Former University of California (“USC”) Trojans receiver Marquis Lee has sued Lloyd’s of London for denying Lee a $4.5 million insurance claim on the grounds that he misled Lloyd’s about his injury history.
In 2013, Lee decided to remain playing college football for another year, opting out of the NFL draft. He purchased loss of value and permanent disability insurance from Lloyd’s of London. The lawsuit alleges that he paid a $94,600 premium for the $5 million limit loss-of-value disability policy by way of a business loan for that reason which is in accordance with the NCAA regulations.
During the policy, Lee was injured in a game between USC and Arizona State University and was later diagnosed with collateral ligament sprain, bone contusion, posterior sprain and popliteal cyst in his left knee.
The policy guaranteed him the difference between his first year NFL contract and a $9.6 million baseline. Lee subsequently signed with the Jacksonville Jaguars for four years at $5.1 million, thus making the difference of $4.5 million for which he filed his claim.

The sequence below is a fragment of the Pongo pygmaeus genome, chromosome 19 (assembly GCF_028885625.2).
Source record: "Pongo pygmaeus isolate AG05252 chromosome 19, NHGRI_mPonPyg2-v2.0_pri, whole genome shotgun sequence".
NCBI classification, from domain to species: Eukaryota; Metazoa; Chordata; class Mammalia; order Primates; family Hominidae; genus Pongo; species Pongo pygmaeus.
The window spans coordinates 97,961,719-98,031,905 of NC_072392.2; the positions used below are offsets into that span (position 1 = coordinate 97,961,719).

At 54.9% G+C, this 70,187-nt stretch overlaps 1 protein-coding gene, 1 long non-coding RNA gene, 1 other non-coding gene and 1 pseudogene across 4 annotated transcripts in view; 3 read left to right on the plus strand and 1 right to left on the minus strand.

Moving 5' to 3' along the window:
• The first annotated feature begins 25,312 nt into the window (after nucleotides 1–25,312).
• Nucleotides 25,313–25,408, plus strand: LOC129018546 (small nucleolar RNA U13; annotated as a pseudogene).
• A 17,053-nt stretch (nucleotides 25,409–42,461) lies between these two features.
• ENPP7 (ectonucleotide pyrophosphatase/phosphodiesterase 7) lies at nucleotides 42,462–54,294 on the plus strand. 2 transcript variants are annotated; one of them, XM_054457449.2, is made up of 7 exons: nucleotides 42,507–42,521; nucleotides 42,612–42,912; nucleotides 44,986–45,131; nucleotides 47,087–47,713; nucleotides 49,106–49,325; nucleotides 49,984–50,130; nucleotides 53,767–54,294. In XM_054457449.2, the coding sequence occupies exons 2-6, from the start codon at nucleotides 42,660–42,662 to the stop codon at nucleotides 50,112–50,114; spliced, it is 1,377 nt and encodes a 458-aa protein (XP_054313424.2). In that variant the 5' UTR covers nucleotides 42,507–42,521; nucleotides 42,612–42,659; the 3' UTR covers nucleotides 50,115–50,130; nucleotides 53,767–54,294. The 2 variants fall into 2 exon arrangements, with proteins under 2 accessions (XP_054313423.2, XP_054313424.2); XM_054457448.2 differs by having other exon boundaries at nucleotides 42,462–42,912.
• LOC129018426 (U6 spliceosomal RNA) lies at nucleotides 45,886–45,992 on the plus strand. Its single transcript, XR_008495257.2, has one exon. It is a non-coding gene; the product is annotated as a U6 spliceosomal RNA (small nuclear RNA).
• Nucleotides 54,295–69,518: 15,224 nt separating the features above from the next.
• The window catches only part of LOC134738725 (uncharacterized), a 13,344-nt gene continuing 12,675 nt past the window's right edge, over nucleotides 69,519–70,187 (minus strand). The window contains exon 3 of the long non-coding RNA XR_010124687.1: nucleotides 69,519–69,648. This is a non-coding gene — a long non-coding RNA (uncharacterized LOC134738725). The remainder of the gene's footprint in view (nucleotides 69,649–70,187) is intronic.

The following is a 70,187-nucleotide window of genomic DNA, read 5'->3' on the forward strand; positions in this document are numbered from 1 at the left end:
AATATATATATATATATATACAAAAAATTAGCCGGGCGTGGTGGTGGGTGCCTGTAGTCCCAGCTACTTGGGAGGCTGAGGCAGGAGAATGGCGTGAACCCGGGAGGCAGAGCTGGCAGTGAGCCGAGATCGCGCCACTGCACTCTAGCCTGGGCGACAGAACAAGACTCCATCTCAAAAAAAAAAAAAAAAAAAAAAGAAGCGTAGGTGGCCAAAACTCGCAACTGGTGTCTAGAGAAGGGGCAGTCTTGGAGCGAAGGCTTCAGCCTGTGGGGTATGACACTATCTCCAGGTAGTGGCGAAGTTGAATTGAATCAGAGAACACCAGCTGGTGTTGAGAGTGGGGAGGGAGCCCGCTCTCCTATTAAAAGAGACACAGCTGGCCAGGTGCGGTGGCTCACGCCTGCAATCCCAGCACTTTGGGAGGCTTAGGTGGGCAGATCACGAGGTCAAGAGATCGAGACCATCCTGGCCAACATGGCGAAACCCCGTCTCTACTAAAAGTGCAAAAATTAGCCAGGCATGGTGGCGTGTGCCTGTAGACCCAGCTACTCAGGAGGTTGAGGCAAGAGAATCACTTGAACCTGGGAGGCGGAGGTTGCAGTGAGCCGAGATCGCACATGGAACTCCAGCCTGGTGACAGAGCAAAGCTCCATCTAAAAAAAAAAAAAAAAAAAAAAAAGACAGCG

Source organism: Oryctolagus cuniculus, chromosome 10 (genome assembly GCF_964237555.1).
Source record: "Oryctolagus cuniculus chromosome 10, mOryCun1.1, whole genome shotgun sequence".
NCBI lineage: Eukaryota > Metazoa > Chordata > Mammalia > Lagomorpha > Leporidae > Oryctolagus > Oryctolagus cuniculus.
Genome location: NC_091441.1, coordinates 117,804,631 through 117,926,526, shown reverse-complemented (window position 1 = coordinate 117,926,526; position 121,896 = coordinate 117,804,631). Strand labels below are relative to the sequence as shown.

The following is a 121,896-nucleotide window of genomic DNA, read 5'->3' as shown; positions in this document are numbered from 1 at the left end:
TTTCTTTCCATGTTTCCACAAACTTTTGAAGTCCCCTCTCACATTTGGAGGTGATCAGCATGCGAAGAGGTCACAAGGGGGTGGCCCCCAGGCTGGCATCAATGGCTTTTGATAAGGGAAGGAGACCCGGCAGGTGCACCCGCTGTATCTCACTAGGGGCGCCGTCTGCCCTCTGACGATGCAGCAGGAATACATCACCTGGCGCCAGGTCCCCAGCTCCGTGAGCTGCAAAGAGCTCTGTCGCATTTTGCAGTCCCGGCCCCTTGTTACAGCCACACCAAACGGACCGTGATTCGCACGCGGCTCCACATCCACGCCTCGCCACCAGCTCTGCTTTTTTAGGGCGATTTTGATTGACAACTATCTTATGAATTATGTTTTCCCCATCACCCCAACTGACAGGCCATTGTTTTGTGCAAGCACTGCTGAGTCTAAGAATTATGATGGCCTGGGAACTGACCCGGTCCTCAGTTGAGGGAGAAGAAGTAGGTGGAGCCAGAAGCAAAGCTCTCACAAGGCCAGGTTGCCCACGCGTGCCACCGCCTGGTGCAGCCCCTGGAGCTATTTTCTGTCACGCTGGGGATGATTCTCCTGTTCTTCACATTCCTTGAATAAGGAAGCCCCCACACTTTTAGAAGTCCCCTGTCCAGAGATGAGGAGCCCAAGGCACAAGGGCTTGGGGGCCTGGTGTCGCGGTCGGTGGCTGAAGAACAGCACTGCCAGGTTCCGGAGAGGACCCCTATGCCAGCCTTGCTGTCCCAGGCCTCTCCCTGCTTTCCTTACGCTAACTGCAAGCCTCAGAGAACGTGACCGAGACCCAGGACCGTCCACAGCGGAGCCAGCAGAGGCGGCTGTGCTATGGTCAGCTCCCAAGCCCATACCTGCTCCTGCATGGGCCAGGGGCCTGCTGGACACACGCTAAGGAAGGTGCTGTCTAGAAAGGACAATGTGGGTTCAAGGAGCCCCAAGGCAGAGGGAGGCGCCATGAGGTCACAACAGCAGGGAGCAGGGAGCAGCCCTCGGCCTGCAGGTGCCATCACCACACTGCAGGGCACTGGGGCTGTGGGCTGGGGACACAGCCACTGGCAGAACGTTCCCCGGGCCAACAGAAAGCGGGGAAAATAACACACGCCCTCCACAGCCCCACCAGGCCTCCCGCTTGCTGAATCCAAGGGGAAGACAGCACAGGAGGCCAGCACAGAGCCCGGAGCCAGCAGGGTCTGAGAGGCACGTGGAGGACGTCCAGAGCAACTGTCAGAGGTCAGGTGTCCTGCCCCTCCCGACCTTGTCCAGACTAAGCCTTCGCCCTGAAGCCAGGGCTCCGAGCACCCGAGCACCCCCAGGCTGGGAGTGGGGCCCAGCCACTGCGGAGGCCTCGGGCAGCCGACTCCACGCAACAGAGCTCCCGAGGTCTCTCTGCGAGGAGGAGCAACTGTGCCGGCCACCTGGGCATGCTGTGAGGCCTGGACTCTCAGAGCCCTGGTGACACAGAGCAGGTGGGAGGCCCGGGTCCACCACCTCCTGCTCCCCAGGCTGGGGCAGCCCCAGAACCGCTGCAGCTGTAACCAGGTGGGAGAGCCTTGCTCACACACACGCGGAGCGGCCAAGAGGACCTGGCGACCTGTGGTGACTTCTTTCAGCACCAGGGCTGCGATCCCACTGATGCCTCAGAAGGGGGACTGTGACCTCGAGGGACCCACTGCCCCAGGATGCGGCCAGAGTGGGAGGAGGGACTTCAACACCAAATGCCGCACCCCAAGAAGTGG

The suit alleges that Lee “missed multiple games as a result of the injury, and his skills were negatively affected throughout the remainder of the 2013 college football season as a result of that injury.” It further adds that Lee’s prospects for the 2014 NFL draft declined sharply and that he had been a consistently projected top first-round pick prior to his injury.” After Lee’s injury he was not selected until the second round (39th). Lee alleges that Lloyd’s acts were “inconsistent with the reasonable expectations of their insured, contrary to established claims practices and legal requirements, and constitute bad faith.”
According to the suit, Lloyd’s argues that “Lee failed to disclose certain health information when applying for the disability policy.”
The lawsuit is garnering a lot of interest from sports agents who represent college players and want to protect their worth, and it comes at a time when interest is particularly high – the NFL draft ran from April 30 to May 2, 2015.
The case highlights the importance of policy language in Short Term and Long Term Disability policies. If you have been denied coverage for a disability, call Kantor & Kantor for a free consultation. We are experts on reading policy language and ensuring that your rights under your policy are enforced.